On a fundamental level, pressure is universal. Regardless of the fluid in question; liquid or gas, hot or cold, corrosive or inert, pressure is nothing more than the amount of force exerted by that fluid over a unit area:
It should come as no surprise, then, that the common mechanical sensing elements for measuring pressure (bellows, diaphragm, bourdon tube, etc.) are equally applicable to all fluid pressure measurement applications, at least in principle. It is normally a matter of proper material selection and element strength (material thickness) to make a pressure instrument suitable for any range of process fluids.
Fill fluids used in pressure instruments – whether it be the dielectric liquid inside a differential capacitance sensor, the fill liquid of a remote or chemical seal system, or liquid used to fill a vertical section of impulse tubing – must be chosen so as to not adversely react with or contaminate the process.
Pure oxygen processes require that no system component have traces of hydrocarbon fluids present. While oxygen itself is not explosive, it greatly accelerates the combustion and explosive potential of any flammable substance. Therefore, a pressure gauge calibrated using oil as the working fluid in a deadweight tester would definitely not be suitable for pure oxygen service! The same may be said for a DP transmitter with a hydrocarbon-based fill inside its pressure-sensing capsule30 .
Pharmaceutical, medical, and food manufacturing processes require strict purity and the ability to disinfect all elements in the process system at will. Stagnant lines are not allowed in such processes, as microbe cultures may flourish in such “dead end” piping. Remote seals are very helpful in overcoming this problem, but the fill fluids used in remote systems must be chosen such that a leak in the isolating diaphragm will not contaminate the process.
Manometers, of course, are rather limited in their application, as their operation depends on direct contact between process fluid and manometer liquid. In the early days of industrial instrumentation, liquid mercury was a very common medium for process manometers, and it was not unusual to see a mercury manometer used in direct contact with a process fluid such as oil or water to provide pressure indication:
Thankfully, those days are gone. Mercury (chemical symbol “Hg”) is a toxic metal and therefore hazardous to work with. Calibration of these manometers was also challenging due to the column height of the process liquid in the impulse line and the range tube. When the process fluid is a gas, the difference in mercury column height directly translates to sensed pressure by the hydrostatic pressure formula P = ρgh or P = γh. When the process fluid is a liquid, though, the shifting of mercury columns also creates a change in height of the process liquid column, which means the indicated pressure is a function of the height difference (h) and the difference in density between the process liquid and mercury. Consequently, the indications provided by mercury manometers in liquid pressure applications were subject to correction according to process liquid density.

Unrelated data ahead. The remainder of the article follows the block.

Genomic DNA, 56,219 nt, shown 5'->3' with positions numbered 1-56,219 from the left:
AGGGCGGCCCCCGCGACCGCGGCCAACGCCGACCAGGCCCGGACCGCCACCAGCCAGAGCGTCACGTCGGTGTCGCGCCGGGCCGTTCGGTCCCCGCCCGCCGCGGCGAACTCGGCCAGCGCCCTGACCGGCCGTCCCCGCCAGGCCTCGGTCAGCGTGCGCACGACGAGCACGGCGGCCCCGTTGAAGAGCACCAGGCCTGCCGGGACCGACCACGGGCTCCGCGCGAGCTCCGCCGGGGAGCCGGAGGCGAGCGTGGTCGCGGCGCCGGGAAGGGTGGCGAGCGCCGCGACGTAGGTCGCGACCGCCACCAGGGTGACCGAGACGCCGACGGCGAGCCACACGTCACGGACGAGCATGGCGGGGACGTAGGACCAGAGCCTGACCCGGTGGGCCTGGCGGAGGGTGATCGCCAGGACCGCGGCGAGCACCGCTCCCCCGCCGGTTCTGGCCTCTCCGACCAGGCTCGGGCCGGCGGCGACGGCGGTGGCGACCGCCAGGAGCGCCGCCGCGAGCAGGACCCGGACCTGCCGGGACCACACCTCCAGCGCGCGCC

19.8 Review of fundamental principles
Shown here is a partial listing of principles applied in the subject matter of this chapter, given for the purpose of expanding the reader’s view of this chapter’s concepts and of their general inter-relationships with concepts elsewhere in the book. Your abilities as a problem-solver and as a life-long learner will be greatly enhanced by mastering the applications of these principles to a wide variety of topics, the more varied the better.
- Definition of pressure: P = F A (pressure is the amount of force applied over a specified area by a fluid.
- Pascal’s principle: changes in fluid pressure are transmitted evenly throughout an enclosed fluid volume. Relevant to pressure measurement, as fluid pressure in all parts of an enclosed system will experience the same changes in pressure.
- Hydrostatic pressure: fluids having substantial weight generate pressure proportional to their density and to their vertical height (P = γh and P = ρgh). Relevant to pressure offsets generated in vertical spans of impulse or capillary tubing, causing a pressure instrument to register more or less pressure than that at the process vessel connection.
- Self-balancing pneumatic mechanisms: all self-balancing pneumatic instruments work on the principle of negative feedback maintaining a nearly constant baffle-nozzle gap. Force-balance mechanisms maintain this constant gap by balancing force against force with negligible motion, like a tug-of-war. Motion-balance mechanisms maintain this constant gap by balancing one motion with another motion, like two dancers moving in unison.
Beckerath, Alexander von; Eberlein, Anselm; Julien, Hermann; Kersten, Peter; and Kreutzer, Jochem, WIKA-Handbook, Pressure and Temperature Measurement, WIKA Alexander Wiegand GmbH & Co., Klingenberg, Germany, 1995.
Calkins, A.B., “Steam and Pressure Gauges”, Cassier’s Magazine, Volume 1, London, England, 1891.
“Digital Sensor Technology” (PowerPoint slideshow presentation), Yokogawa Corporation of America.
Fribance, Austin E., Industrial Instrumentation Fundamentals, McGraw-Hill Book Company, New York, NY, 1962.
Kallen, Howard P., Handbook of Instrumentation and Controls, McGraw-Hill Book Company, Inc., New York, NY, 1961.
Lipták, Béla G. et al., Instrument Engineers’ Handbook – Process Measurement and Analysis Volume I, Fourth Edition, CRC Press, New York, NY, 2003.
Patrick, Dale R. and Patrick, Steven R., Pneumatic Instrumentation, Delmar Publishers, Inc., Albany, NY, 1993.
“Rosemount 1199 Diaphragm Seal Systems”, product data sheet 00813-0100-4016 revision HA, Rosemount, Emerson Process Management, January 2008.
Technical Note: “Rosemount 1199 Fill Fluid Specifications”, Rosemount, Emerson Process Management, 2005.